Colorado Well Water Testing and Treatment Contractors

Find qualified Well Water Testing and Treatment contractors in Colorado using our contractor lookup tool. Learn more about NGWA Contractor Certifications here.

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Water Pump Supply & Service

Contractors Company
PO Box 24
Meeker, CO 81641
(970) 878-3170

Wildcat Drilling & Pump

Contractors Company
PO Box 1172
Cedaredge, CO 81413
(970) 856-6583

Central Pump Company

Contractors Company
0570 E Highway 112
Center, CO 81125
(719) 754-3936

Kester Pump Service

Contractors Company
PO Box 63
New Raymer, CO 80742-0063
(970) 437-5475

Ecodynamics Inc

Contractors Company
5492 US Highway 160 E
Monte Vista, CO 81144-9539
(719) 852-2662

Joshua Sinclair

Contractor Individual
3568 County Rd 9 South
Alamosa, CO 81101
United States
(970) 232-6171

Andreatta Well Service

Contractors Company
12672 County Rd 340
Walsenburg, CO 81089-9528
(719) 250-6806

Brad Himes

Contractor Individual
PO BOX 3202
Grand Junction, CO 81505
(970) 245-2275

DA Smith Drilling Company

Contractors Company
2477 Industrial Blvd
Grand Junction, CO 81505
(970) 858-1950

Himes Drilling Company Inc

Contractors Company
2390 Highway 6 And 50
Grand Junction, CO 81505-1340
(970) 242-8893

Newbanks Pumps Inc

Contractors Company
PO Box 17
Otis, CO 80743
(907) 246-3267

Cody Johnson

Contractor Individual
180 Ash St
Sanford, CO 81151

Water Works Plus LLC

Contractors Company
20004 Aspen Rose Dr
Weston, CO 81091
(719) 859-1813

Justice Water Systems

Contractors Company
11137 W Highway 160
Pagosa Springs, CO 81147-9611
(970) 731-1200

Sharpe Drilling Company

Contractors Company
1423 Arizona Ave
Trinidad, CO 81082
(719) 422-8429

Frequently Asked Questions

When should I have my well water tested?

The National Ground Water Association (NGWA) recommends well owners test their water at least annually for bacteria, nitrates, and any contaminants of local concern. More frequent testing should be considered if:

  • There is a change in the taste, odor, or appearance of the well water, or if a problem occurs such as a broken well cap, inundation by floodwaters, or a new contamination source
  • The well has a history of bacterial contamination
  • The septic system has recently malfunctioned
  • Family members or house guests have recurrent incidents of gastrointestinal illness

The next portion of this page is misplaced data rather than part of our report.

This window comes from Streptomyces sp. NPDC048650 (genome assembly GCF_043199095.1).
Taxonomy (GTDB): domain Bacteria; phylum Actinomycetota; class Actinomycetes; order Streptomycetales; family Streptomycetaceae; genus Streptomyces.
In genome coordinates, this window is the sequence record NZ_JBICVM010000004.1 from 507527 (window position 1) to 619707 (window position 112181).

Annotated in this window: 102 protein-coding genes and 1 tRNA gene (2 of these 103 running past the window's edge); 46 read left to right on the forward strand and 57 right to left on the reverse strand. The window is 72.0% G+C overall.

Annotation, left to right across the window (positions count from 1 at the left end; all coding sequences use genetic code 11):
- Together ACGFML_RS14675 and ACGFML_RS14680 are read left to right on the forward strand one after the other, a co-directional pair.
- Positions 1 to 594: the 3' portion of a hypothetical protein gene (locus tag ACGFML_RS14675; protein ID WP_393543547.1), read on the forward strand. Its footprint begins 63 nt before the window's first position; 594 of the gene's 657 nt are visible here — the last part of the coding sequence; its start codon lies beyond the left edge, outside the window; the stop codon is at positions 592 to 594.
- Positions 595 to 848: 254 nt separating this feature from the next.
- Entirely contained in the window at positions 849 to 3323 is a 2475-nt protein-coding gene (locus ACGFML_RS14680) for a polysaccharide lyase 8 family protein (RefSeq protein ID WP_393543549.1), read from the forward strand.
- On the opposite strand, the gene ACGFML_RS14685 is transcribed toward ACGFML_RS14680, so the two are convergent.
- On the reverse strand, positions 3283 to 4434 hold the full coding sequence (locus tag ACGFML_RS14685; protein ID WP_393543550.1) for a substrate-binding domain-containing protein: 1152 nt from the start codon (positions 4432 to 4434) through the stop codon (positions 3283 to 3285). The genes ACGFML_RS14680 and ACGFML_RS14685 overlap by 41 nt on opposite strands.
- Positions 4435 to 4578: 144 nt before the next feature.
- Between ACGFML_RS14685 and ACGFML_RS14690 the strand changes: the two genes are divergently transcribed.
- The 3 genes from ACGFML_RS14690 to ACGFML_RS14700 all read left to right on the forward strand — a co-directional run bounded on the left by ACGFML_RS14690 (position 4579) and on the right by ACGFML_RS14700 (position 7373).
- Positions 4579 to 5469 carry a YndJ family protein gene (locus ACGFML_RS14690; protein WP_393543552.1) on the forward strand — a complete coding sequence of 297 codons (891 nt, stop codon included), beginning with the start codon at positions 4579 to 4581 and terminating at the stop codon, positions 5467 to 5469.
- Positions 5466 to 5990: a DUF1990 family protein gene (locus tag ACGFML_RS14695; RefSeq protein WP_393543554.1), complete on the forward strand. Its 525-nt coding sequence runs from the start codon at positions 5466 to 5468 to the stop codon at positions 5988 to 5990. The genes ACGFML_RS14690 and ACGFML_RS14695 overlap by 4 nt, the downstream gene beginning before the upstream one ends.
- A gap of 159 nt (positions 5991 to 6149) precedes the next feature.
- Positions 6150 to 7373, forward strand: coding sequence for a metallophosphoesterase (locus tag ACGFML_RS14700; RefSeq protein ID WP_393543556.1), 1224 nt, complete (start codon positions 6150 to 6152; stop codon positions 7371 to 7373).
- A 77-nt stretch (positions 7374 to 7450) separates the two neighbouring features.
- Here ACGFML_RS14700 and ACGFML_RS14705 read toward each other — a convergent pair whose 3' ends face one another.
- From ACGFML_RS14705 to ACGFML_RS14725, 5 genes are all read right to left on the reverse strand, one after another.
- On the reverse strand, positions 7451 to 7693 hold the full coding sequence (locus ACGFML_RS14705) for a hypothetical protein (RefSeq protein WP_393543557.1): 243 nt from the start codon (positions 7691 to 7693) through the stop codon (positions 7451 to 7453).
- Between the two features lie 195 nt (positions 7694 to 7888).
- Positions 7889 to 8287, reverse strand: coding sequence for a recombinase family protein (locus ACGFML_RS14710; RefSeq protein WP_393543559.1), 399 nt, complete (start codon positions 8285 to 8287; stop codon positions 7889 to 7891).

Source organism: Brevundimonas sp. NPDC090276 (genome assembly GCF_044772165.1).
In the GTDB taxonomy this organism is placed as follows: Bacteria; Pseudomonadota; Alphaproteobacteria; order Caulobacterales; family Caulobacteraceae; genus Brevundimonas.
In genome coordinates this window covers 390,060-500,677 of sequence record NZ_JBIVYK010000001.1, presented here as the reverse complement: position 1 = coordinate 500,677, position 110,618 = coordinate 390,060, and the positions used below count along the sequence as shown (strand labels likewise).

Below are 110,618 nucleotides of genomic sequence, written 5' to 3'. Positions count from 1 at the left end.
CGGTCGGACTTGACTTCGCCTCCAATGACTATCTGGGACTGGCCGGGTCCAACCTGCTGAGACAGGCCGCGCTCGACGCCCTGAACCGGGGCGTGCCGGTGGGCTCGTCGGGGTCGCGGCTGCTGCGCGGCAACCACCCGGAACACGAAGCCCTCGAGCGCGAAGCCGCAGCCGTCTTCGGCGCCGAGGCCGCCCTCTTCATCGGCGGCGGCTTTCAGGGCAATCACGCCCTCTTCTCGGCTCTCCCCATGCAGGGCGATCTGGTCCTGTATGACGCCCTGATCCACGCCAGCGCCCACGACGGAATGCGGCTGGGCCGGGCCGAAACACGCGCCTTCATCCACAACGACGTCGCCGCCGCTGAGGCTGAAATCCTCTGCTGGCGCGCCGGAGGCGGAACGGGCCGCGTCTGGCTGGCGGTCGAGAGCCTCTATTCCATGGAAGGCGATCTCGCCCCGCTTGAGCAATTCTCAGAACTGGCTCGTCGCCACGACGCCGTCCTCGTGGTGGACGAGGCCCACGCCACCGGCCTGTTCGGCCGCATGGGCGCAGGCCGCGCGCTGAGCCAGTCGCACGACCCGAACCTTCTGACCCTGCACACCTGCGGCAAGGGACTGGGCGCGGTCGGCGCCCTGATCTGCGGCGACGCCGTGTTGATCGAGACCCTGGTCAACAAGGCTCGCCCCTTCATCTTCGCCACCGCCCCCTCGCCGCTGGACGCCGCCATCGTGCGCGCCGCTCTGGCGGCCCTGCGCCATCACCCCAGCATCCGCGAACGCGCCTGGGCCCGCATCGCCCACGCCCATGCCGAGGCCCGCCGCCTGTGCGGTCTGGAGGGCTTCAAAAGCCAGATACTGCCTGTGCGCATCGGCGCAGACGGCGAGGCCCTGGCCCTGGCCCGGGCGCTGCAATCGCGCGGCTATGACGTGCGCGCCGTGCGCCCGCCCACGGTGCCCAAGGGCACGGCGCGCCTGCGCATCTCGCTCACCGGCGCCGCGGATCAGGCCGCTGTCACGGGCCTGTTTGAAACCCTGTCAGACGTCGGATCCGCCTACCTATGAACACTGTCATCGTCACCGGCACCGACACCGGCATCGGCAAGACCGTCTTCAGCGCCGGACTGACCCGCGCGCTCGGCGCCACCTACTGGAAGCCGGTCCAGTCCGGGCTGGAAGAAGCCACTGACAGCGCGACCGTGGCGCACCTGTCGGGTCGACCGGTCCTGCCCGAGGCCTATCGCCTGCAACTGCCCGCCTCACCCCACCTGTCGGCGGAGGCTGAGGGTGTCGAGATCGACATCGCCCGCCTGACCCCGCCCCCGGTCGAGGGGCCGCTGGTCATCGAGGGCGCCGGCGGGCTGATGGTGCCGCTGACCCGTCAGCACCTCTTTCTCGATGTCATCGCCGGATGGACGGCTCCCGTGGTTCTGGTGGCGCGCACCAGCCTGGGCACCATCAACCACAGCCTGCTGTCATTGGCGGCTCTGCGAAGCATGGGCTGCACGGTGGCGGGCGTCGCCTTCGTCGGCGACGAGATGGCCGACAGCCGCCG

• An infant is living in the home, or
  • To monitor the efficiency and performance of home water treatment equipment.

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What can impact groundwater quality?

Forty-seven percent of the United States depend on groundwater for their basic drinking water supply. Having a basic understanding about groundwater quality will help ensure that your well is supplying potable water for your household.

Along with human activities, water quality is affected by a combination of natural processes. Most relate to chemical compositions underground. However, other factors such as biological, physical, and radiological conditions can affect water quality as well.

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How is a well disinfected?

Properly constructed and maintained water well systems are designed to keep microorganisms such as bacteria, viruses, and protozoa from getting inside the well system and into the water. When a water test indicates the presence of microorganisms in a well, disinfection of the well system is recommended along with some level of inspection.

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Colorado Groundwater and Water Well Statistics

  • Approximately 183,000 known residential wells statewide
  • 482 community water systems use groundwater for 398,600 people
  • 138 non-community, non-transient water systems use groundwater for 35,900 people
  • 819 non-community, transient water systems use groundwater for 166,500 people
  • 10,100 irrigation wells used serving 2,670 farms and 1,000,000 acres

Well Water Testing and Treatment Articles and Resources

Does My Water Well Need Treatment? By Gary L. Hix, R.G., CWD/PI Have you ever asked yourself: “Does my well water need treatment?” The question is not one you can answer if you have not had your water tested recently. You should ask yourself instead: “When was the last time I had my water tested?” If the answer to this question […]

PFAS and Private Well Owners: What You Need to Know NGWA published PFAS and Private Well Owners: What You Need to Know, a two-page fact sheet for home owners concerned about PFAS. Written in easy-to-understand language by groundwater professionals, it explains what PFAS are, how to test wells for PFAS, treatment options, and more.